“NLC staff members are monitored throughout their interactions with constituents and notes are kept,” they said.

A spokesperson for Territory Gas said its involvement at meetings was limited to company presentations and corresponding questions and answers, and they had not been party to any of the discussions between the NLC and native title holders.

“The company has complied with all the requests of the NLC including the provision of information and facilitation of multiple on country meetings with the native title holders,” they said.

In a statement to the ASX last week, the company said it had reached an agreement with native title holders.

‘Treating land owners like children’

There is another factor that is unique to the Northern Territory that is critical to understanding why a group of traditional owners tried to take back control from their own land council in court.

In every other jurisdiction in Australia, when a determination of native title is made a corporation is set up that holds the native title in trust, usually with local traditional owners on its board.

These corporations are generally referred to as prescribed body corporates (PBCs) and are meant to act as a forum for regional governance that manages interactions with governments and industry.

In the Top End of the Northern Territory, this has not occurred. Instead, the Northern Land Council established a shell corporation called the Top End Default Prescribed Body Corporate (TED PBC) that is the PBC for more than 70 native title determinations in the territory’s northern half over an area twice the size of Tasmania.

The TED PBC’s members and directors are also the executive of the NLC.

“The NLC is neither separate from, nor independent from the TED PBC, and vice versa. Indeed, they are indistinguishable,” Nurrdalinji wrote in its submission to the audit.

The road to Bitter Springs, one of two natural thermal pools in Elsey national park, is cut by flooding.
The road to Bitter Springs, one of two natural thermal pools in Elsey national park, is cut by flooding. Photograph: Mike Bowers/The Guardian

The NLC has told parliamentary inquiries this was only meant to be an interim arrangement before native title holders transitioned to their own PBCs. But it has also said it was a useful model for the remote communities of the Top End because they were not the target of large-scale development and thus rarely had to engage with industry.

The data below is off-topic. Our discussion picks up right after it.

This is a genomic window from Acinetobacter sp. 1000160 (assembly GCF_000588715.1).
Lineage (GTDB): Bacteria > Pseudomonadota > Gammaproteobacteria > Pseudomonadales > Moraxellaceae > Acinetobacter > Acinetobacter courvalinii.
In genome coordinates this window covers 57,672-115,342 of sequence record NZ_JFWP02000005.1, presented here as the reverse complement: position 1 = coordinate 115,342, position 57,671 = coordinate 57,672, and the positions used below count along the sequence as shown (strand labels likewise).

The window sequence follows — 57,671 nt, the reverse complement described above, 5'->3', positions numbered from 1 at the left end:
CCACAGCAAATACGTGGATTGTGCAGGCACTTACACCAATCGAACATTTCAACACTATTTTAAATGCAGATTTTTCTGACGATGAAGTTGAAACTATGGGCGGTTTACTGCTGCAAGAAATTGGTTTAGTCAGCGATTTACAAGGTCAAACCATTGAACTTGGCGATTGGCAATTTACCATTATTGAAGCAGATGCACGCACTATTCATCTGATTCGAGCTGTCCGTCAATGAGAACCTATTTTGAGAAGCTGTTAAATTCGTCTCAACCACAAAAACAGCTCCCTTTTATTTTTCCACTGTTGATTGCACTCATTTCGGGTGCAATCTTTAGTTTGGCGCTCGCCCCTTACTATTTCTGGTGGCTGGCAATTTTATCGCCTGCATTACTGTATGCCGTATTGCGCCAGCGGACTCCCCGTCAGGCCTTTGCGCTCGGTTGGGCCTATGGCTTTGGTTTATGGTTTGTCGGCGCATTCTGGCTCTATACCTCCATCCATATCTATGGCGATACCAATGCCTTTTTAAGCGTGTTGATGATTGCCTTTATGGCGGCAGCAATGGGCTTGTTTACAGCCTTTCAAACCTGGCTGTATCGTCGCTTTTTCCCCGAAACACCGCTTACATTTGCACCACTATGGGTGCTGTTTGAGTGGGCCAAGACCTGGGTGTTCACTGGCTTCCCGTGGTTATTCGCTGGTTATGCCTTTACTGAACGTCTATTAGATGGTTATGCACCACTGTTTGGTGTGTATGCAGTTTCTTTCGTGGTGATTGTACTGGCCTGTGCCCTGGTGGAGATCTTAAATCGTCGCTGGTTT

The Beetaloo basin, as one of the largest proposed new fossil fuel developments in Australia, does not fit that description.

Beckett thinks the TED PBC model is abhorrent and paternalistic.

“It doesn’t put power back into the hands of the people who have been determined to be the native title holders,” he says. “I think this is treating land owners like they’re children.”

The spokesperson for the NLC said the TED PBC “delivers efficient and effective support for native title holders and avoids the dysfunction plaguing many parts of the PBC sector”.

James Fitzgerald, who has worked as a native title lawyer for 25 years and negotiated some of the largest and most lucrative mining deals with Aboriginal groups in Australia, believes the NLC’s approach to native title holders in the Beetaloo with concerns about fracking “seems to be fundamentally antagonistic”.

“The Beetaloo basin is one of the hottest industrial properties in Australia, yet when Beetaloo native title holders have attempted to opt out of the TED PBC arrangement they have met strong resistance from the NLC,” he says.

“Taken together, the NLC’s actions in the Beetaloo indicate an organisation that seems more interested in establishing and maintaining monopolistic control over native title representation than in serving the wishes of native title holders.” Fitzgerald has also who worked as a strategist for Original Power.

The spokesperson for the NLC said the land council sought to ensure development did not occur without the free, prior and informed consent of traditional owners.

They said lands covered by the Native Title Act notoriously did not allow for a right of veto over either gas exploration or production and the NLC, along with other land councils around Australia, had advocated for law reform that would give First Nations people genuine rights to decide whether and how their country will be mined or drilled.